I will post more examples and comments as I come across issues that plague me as well...
I would suggest instead of saying the latest ASA5506-X does not support switch ports or "X" you may want to fully investigate the broad range of options available to the resource users... Lack of knowledge doesn't constitute the intended use of product support.
There is not much this robust ASA5506-X platform can not do, given, time, patience and the willingness to not rely on a point and click solution.
Our company will be glad to support any users on this platform, of course for a small fee.. Please feel free to reach out with your request and we can move forward... This is a great and rocksolid brand new product; which WILL REQUIRE relearning some basic 5505 mentality; but again.. no videos, docs or real world examples are available yet... I think this is probably the first of many to come...
Ty Carter, President
Strategic Network Consultants, Inc.
524 East 9th Street
Washington, NC 27889
Etherchannels will work when you connect the new ASA 5506 to another switch. A matter of adapt, i agree.
However, when no switch around, and you see this often in small remote offices/ soho (4-5 devices), what are you going to do?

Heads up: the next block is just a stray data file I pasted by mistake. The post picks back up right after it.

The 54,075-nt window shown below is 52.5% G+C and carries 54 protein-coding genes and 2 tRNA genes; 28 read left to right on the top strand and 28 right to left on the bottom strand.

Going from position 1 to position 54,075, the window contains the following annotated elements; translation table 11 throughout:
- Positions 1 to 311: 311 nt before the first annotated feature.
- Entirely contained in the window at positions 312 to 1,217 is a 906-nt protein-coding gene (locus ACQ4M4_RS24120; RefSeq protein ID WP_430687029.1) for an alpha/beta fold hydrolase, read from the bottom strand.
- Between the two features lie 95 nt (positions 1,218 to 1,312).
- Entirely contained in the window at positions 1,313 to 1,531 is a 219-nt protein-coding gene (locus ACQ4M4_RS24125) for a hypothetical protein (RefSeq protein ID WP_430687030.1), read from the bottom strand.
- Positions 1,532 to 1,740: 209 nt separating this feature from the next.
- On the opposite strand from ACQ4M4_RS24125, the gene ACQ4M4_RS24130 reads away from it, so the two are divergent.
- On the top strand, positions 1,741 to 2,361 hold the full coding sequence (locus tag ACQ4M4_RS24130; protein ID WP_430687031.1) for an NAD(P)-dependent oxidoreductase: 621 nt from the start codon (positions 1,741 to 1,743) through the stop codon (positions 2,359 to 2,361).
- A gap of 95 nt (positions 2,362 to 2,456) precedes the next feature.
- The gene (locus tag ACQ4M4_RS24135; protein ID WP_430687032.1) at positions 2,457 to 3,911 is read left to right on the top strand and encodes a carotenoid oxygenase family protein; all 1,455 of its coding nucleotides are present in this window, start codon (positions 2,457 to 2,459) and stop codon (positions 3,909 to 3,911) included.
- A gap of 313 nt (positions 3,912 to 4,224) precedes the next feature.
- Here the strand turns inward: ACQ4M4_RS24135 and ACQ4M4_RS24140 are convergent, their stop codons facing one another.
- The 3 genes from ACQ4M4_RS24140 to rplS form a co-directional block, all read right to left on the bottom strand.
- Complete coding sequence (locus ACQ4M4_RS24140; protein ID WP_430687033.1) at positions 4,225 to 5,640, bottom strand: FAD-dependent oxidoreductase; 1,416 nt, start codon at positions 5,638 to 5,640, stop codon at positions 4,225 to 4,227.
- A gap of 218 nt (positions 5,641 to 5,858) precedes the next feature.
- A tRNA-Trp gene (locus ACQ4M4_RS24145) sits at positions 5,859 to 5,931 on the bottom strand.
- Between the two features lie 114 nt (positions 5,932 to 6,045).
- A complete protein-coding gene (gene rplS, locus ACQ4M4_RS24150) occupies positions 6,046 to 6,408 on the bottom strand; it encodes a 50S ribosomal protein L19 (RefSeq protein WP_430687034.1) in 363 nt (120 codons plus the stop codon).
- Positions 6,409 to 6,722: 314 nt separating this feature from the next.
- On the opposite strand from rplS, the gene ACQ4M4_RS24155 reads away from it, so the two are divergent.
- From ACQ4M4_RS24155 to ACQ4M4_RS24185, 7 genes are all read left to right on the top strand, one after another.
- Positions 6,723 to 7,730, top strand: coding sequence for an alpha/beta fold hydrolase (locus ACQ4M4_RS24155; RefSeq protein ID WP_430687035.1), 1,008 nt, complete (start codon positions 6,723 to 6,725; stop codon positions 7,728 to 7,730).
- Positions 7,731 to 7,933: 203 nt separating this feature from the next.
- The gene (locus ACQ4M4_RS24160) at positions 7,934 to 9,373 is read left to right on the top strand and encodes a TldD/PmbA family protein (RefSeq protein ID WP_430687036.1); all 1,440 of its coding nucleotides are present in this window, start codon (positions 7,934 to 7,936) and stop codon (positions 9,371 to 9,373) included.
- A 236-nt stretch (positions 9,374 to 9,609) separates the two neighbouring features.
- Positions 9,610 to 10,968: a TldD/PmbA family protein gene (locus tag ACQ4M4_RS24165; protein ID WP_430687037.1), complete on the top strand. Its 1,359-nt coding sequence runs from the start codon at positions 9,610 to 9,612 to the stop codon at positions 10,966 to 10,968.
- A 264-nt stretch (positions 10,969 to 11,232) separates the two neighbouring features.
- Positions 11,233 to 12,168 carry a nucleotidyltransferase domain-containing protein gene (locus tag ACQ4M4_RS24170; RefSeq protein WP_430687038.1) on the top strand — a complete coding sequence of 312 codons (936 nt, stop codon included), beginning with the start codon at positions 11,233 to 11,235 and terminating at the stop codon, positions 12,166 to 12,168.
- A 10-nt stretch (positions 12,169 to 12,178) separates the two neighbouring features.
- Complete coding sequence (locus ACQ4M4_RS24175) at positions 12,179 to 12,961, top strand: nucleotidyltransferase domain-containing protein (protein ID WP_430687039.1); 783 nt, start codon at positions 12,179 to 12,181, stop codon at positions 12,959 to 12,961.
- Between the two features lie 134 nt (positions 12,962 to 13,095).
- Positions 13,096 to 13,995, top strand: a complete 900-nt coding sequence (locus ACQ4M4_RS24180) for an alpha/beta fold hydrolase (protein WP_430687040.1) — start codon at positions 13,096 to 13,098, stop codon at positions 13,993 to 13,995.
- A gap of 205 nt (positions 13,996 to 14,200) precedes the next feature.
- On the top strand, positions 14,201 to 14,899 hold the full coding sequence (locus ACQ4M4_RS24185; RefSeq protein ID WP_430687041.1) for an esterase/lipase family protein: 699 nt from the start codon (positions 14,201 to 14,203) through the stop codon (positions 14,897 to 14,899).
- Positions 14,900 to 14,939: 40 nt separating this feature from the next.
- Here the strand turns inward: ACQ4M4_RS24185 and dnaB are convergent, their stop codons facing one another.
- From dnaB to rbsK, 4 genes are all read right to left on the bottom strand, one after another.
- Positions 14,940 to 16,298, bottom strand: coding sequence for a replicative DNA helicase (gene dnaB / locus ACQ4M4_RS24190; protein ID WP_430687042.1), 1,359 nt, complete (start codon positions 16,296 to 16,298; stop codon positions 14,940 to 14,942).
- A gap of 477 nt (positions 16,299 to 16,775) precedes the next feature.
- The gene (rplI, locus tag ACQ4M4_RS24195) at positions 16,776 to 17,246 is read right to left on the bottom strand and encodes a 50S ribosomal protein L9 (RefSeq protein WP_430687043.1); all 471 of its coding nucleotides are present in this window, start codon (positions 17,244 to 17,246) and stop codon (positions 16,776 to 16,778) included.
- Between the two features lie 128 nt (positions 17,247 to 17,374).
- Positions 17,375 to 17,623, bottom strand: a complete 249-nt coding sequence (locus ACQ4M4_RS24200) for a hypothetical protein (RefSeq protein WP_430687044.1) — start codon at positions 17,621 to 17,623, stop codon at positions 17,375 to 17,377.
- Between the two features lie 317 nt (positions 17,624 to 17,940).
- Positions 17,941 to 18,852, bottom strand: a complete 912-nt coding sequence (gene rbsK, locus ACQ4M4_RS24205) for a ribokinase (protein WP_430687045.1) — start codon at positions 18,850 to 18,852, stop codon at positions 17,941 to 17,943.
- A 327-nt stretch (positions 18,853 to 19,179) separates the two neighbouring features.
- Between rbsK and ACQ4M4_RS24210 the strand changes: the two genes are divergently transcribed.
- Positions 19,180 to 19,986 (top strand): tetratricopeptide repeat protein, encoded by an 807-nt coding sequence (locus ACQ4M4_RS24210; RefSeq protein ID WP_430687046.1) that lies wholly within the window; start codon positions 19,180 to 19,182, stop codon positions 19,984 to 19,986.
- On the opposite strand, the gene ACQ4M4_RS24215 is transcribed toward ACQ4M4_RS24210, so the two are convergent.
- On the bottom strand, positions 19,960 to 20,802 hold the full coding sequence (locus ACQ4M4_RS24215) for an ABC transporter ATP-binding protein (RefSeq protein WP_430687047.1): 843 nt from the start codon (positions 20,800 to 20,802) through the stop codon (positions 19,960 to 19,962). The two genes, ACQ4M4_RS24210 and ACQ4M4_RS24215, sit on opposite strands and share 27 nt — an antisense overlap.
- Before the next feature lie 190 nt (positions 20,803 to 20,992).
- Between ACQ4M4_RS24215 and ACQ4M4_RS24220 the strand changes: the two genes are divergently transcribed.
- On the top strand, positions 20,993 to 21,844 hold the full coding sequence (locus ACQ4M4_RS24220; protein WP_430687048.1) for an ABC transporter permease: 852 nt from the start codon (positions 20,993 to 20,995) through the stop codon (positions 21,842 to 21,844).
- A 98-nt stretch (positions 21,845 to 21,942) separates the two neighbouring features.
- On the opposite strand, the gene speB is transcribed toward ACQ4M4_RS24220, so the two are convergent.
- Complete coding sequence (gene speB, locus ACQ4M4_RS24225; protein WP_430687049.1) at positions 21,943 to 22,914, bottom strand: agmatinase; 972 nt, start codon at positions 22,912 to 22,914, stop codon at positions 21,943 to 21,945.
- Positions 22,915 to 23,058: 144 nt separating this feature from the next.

Are you going to ask the customer to buy a switch for that??? no good.
The ASA 5505 was cheap, simple and it worked perfect.
To Cisco: If it ain't broke, don't fix it
I don’t believe you have to attach the device to another switch… The IOS will create its own grouping internally… I am going to put this to the test tomorrow…
I agree wholeheartedly it is a definite change in dynamic; but that was not the question posed here… I didn’t say I liked it any more than the next person.
We will see where this takes us.. at least this is according to TAC group.
Have you actually tested this with a PC connected to a channel-group1 port?
I have this setup in the lab and ran into the same issues as everyone else. We use the 5505 as a one box solution and this forces us to buy a second switch which kills our design and increases our points of failure not to mention Smartnet fees for two devices. I thought maybe your solution would work for us but I am unable to receive an address via DHCP. We use the ASA for DHCP and when I try to configure the port-channel we never receive an address. Once I remove the port-channel and use a physical interface the ASA assigns the DHCP address no problem. I'm wondering if this was a solution in theory or if it has actually been vetted.